Bill Gates wants to tax the robots who will eventually take on jobs performed by humans today. This might seem a little strange since Gates made his fortune through technology, but in an interview with Quartz, the Microsoft co-founder dreamed up a few not-so-obvious benefits of taxing our mechanical work force.
“Right now, the human worker who does, say, $50,000 worth of work in a factory, that income is taxed and you get income tax, social security tax, all those things,” Gates says, explaining that a robot replacement isn’t just depriving a human of their job, — it’s depriving the government of vital tax dollars necessary to keep society functioning. “If a robot comes in to do the same thing, you’d think that we’d tax the robot at a similar level,” he continues.
In Gates’ eyes, a world with more robots means a world where humans can finally focus on the things that matter. He says that automation will free up humans to do other sorts of empathetic labor, like caring for the elderly or working in education, but he stresses that something like a robot tax would be needed to make up for the lost income tax.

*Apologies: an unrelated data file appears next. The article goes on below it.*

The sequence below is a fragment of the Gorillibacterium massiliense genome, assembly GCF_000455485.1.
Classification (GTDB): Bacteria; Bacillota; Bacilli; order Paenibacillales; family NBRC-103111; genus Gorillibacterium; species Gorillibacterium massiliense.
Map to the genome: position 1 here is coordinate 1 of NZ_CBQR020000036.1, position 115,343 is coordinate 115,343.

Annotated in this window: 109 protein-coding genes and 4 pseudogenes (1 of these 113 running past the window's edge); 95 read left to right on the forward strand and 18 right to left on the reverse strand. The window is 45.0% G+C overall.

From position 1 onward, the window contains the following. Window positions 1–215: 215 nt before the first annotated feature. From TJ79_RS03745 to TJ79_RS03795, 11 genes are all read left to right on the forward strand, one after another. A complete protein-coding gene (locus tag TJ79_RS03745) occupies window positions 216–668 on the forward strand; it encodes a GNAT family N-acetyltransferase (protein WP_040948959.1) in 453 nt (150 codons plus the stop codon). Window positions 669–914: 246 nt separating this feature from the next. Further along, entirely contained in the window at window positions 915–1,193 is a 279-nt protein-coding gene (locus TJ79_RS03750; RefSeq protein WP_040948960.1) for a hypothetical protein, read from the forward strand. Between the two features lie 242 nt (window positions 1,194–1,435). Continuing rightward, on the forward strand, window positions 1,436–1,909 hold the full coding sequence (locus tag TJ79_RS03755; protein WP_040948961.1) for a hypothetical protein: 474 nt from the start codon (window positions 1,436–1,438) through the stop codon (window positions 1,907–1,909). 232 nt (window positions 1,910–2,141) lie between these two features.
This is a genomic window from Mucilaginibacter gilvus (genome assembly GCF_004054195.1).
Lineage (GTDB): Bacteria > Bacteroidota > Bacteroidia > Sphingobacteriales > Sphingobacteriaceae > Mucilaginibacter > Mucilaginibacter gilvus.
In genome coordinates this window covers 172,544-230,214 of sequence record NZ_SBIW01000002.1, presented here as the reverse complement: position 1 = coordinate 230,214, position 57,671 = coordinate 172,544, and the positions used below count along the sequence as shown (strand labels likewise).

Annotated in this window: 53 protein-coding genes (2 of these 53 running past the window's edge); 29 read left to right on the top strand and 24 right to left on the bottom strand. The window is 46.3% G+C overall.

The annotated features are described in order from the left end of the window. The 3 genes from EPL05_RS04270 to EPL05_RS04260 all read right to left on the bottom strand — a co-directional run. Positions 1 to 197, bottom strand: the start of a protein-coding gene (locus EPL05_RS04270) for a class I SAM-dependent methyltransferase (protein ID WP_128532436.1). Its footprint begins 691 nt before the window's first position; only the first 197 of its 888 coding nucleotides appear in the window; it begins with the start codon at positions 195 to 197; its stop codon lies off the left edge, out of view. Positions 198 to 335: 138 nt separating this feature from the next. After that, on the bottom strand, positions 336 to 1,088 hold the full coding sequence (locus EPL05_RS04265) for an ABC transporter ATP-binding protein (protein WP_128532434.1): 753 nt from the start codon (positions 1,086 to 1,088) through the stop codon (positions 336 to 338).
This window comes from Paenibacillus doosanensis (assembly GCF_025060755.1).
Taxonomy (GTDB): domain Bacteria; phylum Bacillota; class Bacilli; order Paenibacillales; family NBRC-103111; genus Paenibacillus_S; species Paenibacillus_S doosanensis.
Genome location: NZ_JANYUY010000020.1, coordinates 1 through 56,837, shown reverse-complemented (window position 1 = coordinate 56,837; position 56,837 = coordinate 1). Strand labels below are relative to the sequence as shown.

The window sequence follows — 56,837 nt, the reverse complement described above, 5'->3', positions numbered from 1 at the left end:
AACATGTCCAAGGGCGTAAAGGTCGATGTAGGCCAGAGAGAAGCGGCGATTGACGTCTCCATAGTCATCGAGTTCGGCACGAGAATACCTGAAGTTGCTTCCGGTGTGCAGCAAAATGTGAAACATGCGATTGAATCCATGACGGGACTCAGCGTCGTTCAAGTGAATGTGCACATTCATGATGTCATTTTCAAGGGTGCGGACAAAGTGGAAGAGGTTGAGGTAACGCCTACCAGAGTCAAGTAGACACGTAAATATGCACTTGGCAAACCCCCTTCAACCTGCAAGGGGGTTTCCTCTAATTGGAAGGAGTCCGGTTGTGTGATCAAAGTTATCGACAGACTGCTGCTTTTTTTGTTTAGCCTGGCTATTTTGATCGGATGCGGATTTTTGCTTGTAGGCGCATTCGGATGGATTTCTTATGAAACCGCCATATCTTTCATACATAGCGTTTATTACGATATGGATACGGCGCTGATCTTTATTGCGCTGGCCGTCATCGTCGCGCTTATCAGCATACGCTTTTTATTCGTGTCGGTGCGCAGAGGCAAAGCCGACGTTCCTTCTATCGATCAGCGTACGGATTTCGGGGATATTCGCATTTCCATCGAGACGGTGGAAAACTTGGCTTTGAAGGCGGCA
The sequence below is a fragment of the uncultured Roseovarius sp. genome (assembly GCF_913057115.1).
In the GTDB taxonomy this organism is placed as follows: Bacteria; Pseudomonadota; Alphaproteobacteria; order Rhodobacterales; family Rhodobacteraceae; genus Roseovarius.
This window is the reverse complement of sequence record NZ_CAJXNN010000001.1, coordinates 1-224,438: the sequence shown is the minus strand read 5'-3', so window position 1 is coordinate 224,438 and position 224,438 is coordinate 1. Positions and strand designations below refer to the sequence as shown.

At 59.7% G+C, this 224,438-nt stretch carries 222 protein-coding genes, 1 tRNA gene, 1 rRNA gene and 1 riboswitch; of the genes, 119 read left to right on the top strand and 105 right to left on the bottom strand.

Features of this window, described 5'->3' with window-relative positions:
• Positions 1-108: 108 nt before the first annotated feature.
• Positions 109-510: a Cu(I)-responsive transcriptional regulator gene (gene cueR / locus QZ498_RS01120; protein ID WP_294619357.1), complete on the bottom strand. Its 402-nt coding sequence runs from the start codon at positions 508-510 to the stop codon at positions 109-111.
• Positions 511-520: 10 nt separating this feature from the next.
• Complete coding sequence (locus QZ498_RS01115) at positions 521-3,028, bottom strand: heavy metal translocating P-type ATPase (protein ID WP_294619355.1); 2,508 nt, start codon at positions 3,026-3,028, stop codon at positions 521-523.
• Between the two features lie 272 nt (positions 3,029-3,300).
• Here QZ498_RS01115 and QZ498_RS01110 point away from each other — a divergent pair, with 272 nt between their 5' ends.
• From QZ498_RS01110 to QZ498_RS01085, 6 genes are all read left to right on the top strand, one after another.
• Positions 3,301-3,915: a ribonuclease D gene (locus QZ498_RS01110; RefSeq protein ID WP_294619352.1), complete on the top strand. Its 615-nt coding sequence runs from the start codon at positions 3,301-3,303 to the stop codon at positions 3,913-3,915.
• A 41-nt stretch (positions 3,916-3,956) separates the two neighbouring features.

“If you could take the labor that used to do the thing automation replaces, both financially and training-wise and fulfillment-wise, have that person go off and do these other things, you’re net ahead. But, you can’t just give up that income tax because that’s part of how you’ve been funding that level of human workers,” Gates says.
Gates also says taxation would serve as a sort of government regulation, and the state’s involvement might allow it to help mediate a company’s decision to go robotic and soften the blow of potential job loss. The tax might also dissuade companies from jumping into automation right away. Company owners might be more reluctant or think a little more before completely automating their factories, knowing that it isn’t a cost-free option. They’ll have to question things like how to fund the transition and how automation will impact the community.
The idea of a robot tax doesn’t scare Gates, who’s company is building new A.I. technology that may very well put people out of work at this very moment.
“I don’t think the robot companies are going to be outraged that there might be a tax,” he says. “It’s okay.”
Seems like he’s thought this one through. Now the question remains whether or not the U.S. government will consider such an idea.Photos via Getty Images / Sean Gallup